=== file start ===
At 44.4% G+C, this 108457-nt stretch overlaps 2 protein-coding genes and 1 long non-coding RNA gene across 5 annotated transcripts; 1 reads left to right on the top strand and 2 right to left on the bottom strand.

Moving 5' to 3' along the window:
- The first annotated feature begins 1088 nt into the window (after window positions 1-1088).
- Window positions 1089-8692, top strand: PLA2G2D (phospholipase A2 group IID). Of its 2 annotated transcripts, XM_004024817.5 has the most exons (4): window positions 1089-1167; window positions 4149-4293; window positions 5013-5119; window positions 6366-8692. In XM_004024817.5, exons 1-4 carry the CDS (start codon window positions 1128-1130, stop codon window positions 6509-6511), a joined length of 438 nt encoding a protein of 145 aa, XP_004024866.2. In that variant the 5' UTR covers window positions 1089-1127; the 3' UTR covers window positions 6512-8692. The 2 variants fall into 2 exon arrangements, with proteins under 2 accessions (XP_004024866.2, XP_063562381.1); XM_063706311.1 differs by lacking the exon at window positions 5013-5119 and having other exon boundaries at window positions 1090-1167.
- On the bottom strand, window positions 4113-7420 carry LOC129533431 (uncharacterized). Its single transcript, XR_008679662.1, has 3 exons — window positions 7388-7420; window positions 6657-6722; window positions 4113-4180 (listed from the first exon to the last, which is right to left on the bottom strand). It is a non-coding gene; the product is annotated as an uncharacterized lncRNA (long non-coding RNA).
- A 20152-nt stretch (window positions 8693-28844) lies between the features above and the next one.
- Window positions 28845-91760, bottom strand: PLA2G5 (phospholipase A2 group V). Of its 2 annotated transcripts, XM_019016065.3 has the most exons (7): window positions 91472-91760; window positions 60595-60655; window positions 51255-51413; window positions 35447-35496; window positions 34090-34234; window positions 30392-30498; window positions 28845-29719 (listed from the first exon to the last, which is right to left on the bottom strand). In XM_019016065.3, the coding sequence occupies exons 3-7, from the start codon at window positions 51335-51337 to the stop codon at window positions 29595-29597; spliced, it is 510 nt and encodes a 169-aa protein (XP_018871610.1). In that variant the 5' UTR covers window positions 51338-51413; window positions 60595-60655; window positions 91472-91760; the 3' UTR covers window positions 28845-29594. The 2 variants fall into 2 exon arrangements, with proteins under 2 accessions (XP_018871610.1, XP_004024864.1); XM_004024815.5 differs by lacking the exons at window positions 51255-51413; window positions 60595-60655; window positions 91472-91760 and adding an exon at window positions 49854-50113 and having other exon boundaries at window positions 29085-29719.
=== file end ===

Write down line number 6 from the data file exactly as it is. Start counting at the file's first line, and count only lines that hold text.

- A 20152-nt stretch (window positions 8693-28844) lies between the features above and the next one.